Author(s): Williams KV, Erbey JR, Becker D, Arslanian S, Orchard TJ, Williams KV, Erbey JR, Becker D, Arslanian S, Orchard TJ
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Abstract An insulin resistance syndrome (IRS) score was developed based on clinical risk factors in adults with childhood-onset type 1 diabetes in the Epidemiology of Diabetes Complications (EDC) Study and was validated using euglycemic-hyperinsulinemic clamp studies. Hypertension, waist-to-hip ratio (WHR), triglyceride and HDL cholesterol levels, family history of type 2 diabetes, and glycemic control were risk factors used to define the score. A score of 1 (lowest likelihood IRS) to 3 (highest likelihood IRS) was assigned for each risk factor. Eligible subjects (n = 24) were recruited from the EDC cohort based on tertile of IRS score. Subjects received an overnight insulin infusion to normalize glucose levels, then underwent a 3-h euglycemic-hyperinsulinemic (60 mU x m(-2) x min(-1)) clamp. Glucose disposal rate (GDR) was determined during the last 30 min of the clamp. The GDR differed significantly by IRS group (9.65 +/- 2.99, 8.02 +/- 1.39, and 5.68 +/- 2.16 mg x kg(-1) x min(-1), P < 0.01). The GDR was inversely correlated with the IRS score (r = -0.64, P < 0.01). Using linear regression, the combination of risk factors that yielded the highest adjusted r2 value (0.57, P < 0.001) were WHR, hypertension, and HbA1. This study found that clinical risk factors can be used to identify subjects with type 1 diabetes who are insulin resistant, and it provides validation of a score based on clinical factors to determine the extent of insulin resistance in type 1 diabetes. This score will be applied to the entire EDC population in future studies to determine the effect of insulin resistance on complications.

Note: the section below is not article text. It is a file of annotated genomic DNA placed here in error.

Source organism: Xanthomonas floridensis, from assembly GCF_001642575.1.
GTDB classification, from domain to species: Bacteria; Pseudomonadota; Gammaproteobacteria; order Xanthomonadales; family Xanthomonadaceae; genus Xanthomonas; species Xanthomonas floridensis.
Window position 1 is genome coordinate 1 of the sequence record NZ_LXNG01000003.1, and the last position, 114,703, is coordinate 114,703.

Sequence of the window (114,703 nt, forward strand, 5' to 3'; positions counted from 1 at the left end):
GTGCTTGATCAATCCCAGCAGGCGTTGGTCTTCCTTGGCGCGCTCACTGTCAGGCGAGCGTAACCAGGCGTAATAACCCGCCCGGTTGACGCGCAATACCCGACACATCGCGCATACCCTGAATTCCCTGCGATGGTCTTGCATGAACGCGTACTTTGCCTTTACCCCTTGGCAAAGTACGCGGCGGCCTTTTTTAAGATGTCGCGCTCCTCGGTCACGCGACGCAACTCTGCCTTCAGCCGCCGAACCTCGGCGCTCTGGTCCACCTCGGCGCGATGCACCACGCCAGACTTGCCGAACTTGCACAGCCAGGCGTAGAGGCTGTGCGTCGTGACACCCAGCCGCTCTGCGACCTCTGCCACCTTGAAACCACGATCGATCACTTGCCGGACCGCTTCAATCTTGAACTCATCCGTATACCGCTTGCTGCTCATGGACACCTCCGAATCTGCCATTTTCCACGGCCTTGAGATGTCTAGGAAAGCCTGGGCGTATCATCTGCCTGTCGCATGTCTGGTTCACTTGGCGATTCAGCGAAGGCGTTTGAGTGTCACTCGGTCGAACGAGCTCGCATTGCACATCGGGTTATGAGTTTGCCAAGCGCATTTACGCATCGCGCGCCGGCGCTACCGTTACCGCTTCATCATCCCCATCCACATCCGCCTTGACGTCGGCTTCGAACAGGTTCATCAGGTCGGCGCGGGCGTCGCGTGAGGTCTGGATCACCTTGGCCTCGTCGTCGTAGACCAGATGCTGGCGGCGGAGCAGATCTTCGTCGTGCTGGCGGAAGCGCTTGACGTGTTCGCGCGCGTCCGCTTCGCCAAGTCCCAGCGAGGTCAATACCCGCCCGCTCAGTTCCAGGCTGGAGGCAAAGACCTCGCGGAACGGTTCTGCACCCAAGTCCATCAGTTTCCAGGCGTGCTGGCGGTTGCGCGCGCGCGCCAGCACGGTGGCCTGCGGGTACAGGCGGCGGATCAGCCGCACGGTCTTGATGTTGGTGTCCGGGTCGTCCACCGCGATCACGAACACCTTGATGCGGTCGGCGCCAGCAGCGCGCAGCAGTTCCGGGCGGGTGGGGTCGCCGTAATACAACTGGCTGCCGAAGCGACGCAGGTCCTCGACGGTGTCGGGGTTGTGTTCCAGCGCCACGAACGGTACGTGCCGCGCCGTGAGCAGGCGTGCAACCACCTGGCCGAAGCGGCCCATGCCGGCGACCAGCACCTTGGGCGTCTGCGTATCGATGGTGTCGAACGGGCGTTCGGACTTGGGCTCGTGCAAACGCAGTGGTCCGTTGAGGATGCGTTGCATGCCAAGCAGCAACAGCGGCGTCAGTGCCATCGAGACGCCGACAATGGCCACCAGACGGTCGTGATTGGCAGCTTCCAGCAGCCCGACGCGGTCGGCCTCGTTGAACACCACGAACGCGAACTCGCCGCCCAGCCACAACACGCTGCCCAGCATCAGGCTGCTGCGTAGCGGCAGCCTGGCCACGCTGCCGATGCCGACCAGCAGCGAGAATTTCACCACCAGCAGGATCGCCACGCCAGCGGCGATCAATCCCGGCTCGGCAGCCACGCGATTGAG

This article was published in Diabetes
and referenced in Journal of AIDS & Clinical Research